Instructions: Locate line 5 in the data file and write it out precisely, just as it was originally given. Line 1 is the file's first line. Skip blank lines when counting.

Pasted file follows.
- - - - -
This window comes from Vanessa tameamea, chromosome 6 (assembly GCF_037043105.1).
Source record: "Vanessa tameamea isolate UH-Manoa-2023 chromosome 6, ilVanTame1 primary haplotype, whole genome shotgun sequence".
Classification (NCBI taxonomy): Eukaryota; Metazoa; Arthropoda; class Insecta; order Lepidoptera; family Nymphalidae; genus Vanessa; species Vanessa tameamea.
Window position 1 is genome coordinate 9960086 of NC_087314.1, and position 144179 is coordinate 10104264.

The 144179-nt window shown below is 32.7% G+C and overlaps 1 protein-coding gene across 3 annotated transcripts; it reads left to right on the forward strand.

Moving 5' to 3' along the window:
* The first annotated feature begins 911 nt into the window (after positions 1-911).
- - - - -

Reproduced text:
The 144179-nt window shown below is 32.7% G+C and overlaps 1 protein-coding gene across 3 annotated transcripts; it reads left to right on the forward strand.